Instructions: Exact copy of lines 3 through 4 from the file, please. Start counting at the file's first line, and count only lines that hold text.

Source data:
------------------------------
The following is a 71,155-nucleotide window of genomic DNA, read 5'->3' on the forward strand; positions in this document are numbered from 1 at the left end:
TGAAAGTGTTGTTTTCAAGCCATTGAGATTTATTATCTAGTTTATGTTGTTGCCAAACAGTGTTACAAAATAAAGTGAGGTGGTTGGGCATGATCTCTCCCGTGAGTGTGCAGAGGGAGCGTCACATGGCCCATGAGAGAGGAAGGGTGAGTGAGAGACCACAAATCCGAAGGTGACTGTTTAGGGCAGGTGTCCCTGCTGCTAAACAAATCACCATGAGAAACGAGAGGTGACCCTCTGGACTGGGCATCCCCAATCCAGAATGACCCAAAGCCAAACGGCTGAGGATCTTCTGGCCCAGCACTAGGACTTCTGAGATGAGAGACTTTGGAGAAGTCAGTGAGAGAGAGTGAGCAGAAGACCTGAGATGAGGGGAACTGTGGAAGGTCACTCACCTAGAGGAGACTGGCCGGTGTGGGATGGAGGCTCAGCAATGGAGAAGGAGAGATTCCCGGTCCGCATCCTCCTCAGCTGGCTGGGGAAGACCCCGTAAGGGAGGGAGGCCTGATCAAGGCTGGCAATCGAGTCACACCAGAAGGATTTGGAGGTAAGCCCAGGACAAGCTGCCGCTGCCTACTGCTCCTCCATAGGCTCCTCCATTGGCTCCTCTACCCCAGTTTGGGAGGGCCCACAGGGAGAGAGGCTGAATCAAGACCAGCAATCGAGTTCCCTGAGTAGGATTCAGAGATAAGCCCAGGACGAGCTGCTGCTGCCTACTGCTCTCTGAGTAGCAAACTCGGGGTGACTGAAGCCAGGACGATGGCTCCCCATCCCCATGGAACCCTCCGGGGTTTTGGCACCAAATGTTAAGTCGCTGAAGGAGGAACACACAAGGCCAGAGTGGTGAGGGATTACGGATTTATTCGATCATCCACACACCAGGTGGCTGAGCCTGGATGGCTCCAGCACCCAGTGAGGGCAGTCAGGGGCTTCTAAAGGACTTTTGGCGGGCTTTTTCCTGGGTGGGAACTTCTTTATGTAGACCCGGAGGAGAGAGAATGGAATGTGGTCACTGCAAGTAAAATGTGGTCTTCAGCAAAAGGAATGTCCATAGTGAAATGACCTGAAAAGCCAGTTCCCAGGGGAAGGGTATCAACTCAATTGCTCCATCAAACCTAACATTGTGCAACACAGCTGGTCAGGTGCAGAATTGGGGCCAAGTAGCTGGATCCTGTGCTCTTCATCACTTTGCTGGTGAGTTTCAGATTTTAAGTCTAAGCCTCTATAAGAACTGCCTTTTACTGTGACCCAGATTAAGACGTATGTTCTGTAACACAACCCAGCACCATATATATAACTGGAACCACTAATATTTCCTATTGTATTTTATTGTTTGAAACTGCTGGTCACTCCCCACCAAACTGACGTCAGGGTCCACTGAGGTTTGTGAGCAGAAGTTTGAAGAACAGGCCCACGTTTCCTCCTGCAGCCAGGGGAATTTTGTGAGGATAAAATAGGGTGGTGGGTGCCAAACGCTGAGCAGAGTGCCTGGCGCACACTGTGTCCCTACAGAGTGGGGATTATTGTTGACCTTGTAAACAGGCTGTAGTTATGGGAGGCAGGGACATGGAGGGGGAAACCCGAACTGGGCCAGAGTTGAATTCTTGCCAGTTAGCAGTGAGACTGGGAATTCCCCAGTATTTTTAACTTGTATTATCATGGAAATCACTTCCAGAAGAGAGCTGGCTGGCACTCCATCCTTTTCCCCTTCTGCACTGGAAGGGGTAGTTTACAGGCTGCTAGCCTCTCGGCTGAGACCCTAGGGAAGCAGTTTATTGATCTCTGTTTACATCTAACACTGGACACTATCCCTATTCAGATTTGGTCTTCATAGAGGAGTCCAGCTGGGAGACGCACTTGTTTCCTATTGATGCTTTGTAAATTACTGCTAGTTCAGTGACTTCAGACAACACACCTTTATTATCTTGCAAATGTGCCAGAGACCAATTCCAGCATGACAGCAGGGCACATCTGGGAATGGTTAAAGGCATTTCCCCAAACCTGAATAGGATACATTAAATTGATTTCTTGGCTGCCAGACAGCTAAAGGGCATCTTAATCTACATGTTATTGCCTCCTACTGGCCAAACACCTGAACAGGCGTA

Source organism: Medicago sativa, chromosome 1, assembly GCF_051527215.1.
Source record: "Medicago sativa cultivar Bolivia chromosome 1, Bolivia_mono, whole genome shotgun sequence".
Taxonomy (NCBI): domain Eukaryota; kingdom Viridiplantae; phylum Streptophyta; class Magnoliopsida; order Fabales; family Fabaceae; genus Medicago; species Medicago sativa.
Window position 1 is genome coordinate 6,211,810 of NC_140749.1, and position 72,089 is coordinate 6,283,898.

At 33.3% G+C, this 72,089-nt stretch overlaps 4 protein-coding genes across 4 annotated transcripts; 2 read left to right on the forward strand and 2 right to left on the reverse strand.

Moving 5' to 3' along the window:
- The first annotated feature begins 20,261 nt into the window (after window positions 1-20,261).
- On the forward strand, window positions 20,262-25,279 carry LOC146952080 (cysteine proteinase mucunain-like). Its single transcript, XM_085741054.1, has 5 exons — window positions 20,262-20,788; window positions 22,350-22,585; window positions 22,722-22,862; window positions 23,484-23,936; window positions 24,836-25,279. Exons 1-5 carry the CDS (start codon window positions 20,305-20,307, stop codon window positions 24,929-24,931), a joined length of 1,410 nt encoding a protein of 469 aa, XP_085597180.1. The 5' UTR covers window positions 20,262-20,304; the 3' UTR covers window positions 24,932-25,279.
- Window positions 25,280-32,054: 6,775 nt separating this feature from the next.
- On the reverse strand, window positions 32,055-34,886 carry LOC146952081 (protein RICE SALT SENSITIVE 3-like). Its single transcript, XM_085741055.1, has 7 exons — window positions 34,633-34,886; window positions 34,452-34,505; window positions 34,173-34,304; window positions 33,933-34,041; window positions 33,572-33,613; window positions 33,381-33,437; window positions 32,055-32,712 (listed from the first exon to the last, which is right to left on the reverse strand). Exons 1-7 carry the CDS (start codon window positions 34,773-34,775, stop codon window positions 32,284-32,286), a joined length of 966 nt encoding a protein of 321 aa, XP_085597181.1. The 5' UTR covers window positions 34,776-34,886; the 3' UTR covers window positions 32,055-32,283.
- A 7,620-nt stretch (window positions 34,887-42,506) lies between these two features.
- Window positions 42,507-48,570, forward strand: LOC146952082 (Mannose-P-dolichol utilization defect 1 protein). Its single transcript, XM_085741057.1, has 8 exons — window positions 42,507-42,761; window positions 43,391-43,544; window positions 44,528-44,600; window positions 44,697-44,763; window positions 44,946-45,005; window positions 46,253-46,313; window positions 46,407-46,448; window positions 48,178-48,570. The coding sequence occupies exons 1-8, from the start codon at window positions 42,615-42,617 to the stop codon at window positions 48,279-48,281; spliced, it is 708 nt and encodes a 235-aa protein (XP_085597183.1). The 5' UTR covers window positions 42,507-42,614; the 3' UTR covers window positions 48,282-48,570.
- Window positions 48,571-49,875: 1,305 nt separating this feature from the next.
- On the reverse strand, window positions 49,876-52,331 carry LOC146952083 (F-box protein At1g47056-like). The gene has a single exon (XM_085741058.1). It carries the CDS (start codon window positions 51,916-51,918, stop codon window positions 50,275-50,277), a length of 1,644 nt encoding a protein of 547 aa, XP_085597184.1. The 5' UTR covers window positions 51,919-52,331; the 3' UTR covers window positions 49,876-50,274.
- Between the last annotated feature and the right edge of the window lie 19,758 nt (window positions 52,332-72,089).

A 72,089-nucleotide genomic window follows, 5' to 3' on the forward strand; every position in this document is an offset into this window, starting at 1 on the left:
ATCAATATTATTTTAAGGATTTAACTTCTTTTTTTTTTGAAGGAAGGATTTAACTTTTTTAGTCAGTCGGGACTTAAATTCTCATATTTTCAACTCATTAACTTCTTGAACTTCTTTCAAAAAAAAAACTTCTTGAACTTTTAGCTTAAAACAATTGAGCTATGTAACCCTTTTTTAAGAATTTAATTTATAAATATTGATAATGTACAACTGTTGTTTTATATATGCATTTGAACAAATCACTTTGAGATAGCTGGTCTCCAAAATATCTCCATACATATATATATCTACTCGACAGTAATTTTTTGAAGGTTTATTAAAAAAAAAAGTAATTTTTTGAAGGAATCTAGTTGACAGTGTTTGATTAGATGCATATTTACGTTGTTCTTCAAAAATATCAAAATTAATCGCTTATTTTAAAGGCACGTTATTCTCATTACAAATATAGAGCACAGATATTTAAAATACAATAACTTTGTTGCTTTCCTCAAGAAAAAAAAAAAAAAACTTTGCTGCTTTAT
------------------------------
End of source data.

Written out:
Source organism: Medicago sativa, chromosome 1, assembly GCF_051527215.1.
Source record: "Medicago sativa cultivar Bolivia chromosome 1, Bolivia_mono, whole genome shotgun sequence".